Choices and Request for Participation

Hello All,

I will post this weeks choices in a few minutes - to provide you with more choice and to test how we can manage in this situation of choice, this week you have the choice between Chives or Lovage and Cabbage and Kale. PLEASE pay attention so you make the choices that match each other:)) This will be interesting. AND please pay attention at pickup to get the right box:))  ~ Have a great weekend! 

We have been asked if we will participate in a recipe development. Here are the details. If you are interested, go ahead and be in touch with Philip. 

About this recipe

I am writing a book on fermented foods made with local ingredients, and am considering including this recipe. I will incorporate feedback from people who test it before finalizing.

If you make the recipe, I’d appreciate your feedback on the following points:

Please send feedback to


Spicy fermented nettle


This section includes background on nettles and how to handle them. If you are familiar with these precautions already, feel free to skip straight to the recipe below.

Nettles have a long history of use for medicinal purposes, but many people see them as weeds, or as a nuisance which will quickly take over your garden if you’re not careful.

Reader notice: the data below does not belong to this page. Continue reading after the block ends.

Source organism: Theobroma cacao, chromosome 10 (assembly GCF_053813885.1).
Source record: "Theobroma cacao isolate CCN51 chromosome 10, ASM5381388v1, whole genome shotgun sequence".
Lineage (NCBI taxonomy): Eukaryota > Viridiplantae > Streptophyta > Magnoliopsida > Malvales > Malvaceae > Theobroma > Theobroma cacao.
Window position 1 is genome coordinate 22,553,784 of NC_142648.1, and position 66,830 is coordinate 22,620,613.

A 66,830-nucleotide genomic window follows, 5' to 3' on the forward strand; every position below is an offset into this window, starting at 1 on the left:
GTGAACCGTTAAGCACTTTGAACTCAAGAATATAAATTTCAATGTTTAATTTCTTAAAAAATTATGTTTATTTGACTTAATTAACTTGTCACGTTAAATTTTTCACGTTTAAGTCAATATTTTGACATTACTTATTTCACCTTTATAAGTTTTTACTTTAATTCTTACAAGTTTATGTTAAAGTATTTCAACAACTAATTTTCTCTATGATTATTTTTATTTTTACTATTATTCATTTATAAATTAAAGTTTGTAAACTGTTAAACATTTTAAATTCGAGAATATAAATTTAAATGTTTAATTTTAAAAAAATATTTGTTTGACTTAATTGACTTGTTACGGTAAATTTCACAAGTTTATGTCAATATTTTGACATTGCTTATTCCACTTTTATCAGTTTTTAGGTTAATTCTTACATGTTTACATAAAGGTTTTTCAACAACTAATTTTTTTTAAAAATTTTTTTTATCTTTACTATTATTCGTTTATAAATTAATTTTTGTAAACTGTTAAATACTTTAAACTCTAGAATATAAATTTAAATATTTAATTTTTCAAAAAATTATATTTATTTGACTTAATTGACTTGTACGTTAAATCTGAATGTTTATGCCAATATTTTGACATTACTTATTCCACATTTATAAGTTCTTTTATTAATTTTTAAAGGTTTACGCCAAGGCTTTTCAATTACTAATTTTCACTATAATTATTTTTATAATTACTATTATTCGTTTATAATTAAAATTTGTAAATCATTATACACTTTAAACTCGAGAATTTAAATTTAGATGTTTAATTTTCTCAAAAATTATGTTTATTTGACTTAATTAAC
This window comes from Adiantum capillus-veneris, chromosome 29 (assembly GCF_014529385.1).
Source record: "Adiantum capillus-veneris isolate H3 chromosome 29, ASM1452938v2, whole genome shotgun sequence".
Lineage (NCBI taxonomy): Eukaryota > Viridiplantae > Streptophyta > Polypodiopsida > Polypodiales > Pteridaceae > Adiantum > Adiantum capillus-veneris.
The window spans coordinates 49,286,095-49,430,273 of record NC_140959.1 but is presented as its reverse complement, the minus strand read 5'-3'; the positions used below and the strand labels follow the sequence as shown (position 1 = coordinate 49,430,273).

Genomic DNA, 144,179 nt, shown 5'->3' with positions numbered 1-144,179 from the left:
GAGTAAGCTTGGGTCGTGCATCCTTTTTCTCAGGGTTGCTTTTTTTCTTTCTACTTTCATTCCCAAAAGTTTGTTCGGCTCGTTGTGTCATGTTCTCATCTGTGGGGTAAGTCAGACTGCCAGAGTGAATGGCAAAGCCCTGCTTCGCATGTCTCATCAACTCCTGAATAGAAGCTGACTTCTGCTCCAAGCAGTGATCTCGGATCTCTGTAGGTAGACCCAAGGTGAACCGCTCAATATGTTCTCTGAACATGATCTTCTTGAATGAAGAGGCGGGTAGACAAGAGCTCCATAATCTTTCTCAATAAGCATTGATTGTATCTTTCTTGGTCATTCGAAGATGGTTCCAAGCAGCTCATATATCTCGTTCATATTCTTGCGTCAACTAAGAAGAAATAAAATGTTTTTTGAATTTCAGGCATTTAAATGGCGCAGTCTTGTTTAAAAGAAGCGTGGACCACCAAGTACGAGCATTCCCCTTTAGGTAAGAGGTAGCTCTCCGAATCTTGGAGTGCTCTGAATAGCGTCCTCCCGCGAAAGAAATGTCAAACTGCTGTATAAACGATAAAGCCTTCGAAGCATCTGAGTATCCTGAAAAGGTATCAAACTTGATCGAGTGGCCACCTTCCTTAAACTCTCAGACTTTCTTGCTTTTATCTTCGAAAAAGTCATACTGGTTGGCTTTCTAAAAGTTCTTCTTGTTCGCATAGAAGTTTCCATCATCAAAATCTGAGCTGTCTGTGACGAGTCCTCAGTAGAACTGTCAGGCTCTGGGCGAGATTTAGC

Sure, you can try to eradicate them, but a more fun (and tasty) solution is to eat them. Over the last few years, people have been re-discovering them, and using them in tasty preparations including nettle pesto and steamed nettle greens. Here is a simple and tasty way to enjoy some fermented nettles.

Before we get into the recipe though, a note of caution.

These greens are called “stinging nettles” for a reason. If you touch their leaves, you will feel a distinct sharp sting that may persist as a tingly or slightly itchy sensation. I confess that I don’t mind this feeling. After the first couple of stings, I get used to it, and even start to slightly enjoy it. Then again, I had a grandmother who lived in the mountains of Greece and would strike her back with nettles, because she said it got her circulation going and helped with her arthritis.

If you want to avoid being stung, wear gloves in the kitchen, and gloves and long sleeves if you are harvesting your own nettles.

And don’t worry about stinging your tongue. Cooking or fermenting the plants will get rid of the sting, and you’ll just be left with tasty greens.






Fermenting vegetables is not like canning or baking – there is a lot of wiggle room when it comes to amounts, so don’t worry too much about the precise measure of any individual ingredient.


  1. Make the brine: Add the salt to the water, and stir well to dissolve. Set aside. Water should be unchlorinated. If it is not, use a Brita or similar filter, or prepare the brine several hours in advance and let it sit.
  2. Wash the nettle, and if it has any thick stalks remove and discard them.